A Warm Start
I sat across from the fireplace, keeping an eye on the fire to see if it was burning hot enough to leave it untended. It was touch-and-go—the flames were showy but were now dying down before a bed of coals could be created. I’d brought the logs in a few hours earlier—was the wood warm enough? I wondered.
I’ve heard people talk in the summer, about the number of forest fires dropping because the weather turned colder. Is this true? Does wood burn more reluctantly when it’s cold? At the time, I thought it silly, but now I wondered: could it be so? If true, I assumed that cold wood would burn less quickly than warm wood because more energy is used to heat the wood to the temperature of combustion. If only a finite amount of energy (heat from kindling fire) is available to heat the wood, and if the wood is cold (especially a big log), would warming the wood to room temperature give it a head start to make a better fire?
Well, I’m obviously not a scientist, so I googled the subject. It appears that either I’m the only person in the world that doesn’t know the answer to this question or I’m the only one who’s ever wondered, because I couldn’t find a single website that mentioned if the starting temperature of firewood mattered. I found that jet fuel burns better if it’s pre-heated, but wood? No one’s saying.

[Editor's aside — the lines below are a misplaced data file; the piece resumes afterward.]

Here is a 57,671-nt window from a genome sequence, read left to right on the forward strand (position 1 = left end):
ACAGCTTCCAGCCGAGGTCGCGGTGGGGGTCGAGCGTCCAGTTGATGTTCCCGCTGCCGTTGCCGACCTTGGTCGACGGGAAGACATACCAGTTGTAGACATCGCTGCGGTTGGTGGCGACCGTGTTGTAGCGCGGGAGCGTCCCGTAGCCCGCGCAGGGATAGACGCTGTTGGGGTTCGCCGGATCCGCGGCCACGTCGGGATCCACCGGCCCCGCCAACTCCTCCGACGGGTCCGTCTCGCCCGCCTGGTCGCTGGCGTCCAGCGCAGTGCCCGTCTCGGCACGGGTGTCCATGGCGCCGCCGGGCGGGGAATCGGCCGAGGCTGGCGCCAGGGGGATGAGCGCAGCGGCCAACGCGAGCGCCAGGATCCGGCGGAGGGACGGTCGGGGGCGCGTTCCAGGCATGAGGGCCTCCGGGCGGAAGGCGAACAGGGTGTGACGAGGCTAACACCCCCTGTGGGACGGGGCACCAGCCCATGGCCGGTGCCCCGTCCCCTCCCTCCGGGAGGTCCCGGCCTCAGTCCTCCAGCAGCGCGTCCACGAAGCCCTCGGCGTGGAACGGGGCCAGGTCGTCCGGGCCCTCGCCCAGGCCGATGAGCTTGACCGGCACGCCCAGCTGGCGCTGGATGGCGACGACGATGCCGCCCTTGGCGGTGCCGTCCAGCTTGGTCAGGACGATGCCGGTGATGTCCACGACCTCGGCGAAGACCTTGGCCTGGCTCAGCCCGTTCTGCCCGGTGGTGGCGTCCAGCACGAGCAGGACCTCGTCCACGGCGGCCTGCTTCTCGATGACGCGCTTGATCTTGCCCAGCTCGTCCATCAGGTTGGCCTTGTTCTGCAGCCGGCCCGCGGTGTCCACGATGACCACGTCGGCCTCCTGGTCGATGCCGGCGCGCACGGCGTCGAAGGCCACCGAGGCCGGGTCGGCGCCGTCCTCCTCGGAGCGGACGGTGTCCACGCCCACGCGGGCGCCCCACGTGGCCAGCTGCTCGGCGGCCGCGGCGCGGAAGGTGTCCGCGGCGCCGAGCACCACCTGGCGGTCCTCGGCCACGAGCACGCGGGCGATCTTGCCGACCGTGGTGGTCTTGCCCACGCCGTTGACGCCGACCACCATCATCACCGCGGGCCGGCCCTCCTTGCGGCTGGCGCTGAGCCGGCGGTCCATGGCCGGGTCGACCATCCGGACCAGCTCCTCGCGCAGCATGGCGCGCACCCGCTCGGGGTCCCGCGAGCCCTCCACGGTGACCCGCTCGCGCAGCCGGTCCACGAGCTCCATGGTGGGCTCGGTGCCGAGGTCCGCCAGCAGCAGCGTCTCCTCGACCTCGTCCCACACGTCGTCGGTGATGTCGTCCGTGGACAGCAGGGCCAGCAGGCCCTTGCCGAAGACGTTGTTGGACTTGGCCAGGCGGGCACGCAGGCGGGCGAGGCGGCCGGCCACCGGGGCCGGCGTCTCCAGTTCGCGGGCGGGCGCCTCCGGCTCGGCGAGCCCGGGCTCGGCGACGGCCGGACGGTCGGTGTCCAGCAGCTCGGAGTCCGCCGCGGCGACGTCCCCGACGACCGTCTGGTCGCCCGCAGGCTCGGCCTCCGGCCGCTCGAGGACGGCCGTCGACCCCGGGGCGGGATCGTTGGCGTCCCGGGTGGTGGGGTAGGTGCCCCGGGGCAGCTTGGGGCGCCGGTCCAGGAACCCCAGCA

Left hanging by Google, I wandered back to my seat by the fire. As I watched the flames, I thought of this issue of Northword and of the many people in this region who are keeping an eye on the slow burn surrounding issues such as sustainable mining in general and the Northern Gateway pipeline in particular. In regards to the Enbridge line, we’ve been told that the Joint Review Panel is only interested in presentations of cold, hard facts. As with other resource-oriented projects, we’re told their review needs to be driven by scientific data—no hot-headed or sentimental emotions, thank you, ma’am.
The logs shifted and opened up a path for the air to flow; new flames burst into life and the fire was on again!
In the same way that wood without oxygen does not a fire make, a debate without emotion is just a cold pile of facts. A good fire needs fuel and oxygen. A good debate needs facts and emotion. Rub people the wrong way and you get sparks—friction causes heat and heat causes change: you can’t make a soufflé or forge iron without heat; popcorn is just corn without the pop. Heat is survival: light, warmth, sustenance.
Without fire and the resulting changes in our behaviour, we’d have just wandered out of our caves and off into the jaws awaiting us in the dark. The way we evolved was to light a fire in our intellect. The evolved human doesn’t mean the emotionless human—it means the human who can add intellect to emotion for a practical, academic or philosophical outcome. Intellect fuelled by emotion gives us passion and passion is what gets things done.
Now, getting back to those warm logs and the rest of this metaphor: to keep the heat on the debates to ensure sustainable, responsible resource management, we have to manage the combustion process. Always be informed; don’t be surprised by new situations—you’ll be more effective with a warm start. And don’t go all combustible right away! You don’t want to spend too much energy at the outset in case you fizzle out of energy before you reach completion. Keep the fire burning, build a good base of coals, but pace yourself: keep some energy for that darkest hour before dawn when you’ll need your energy most.
You never know—it could be a long night.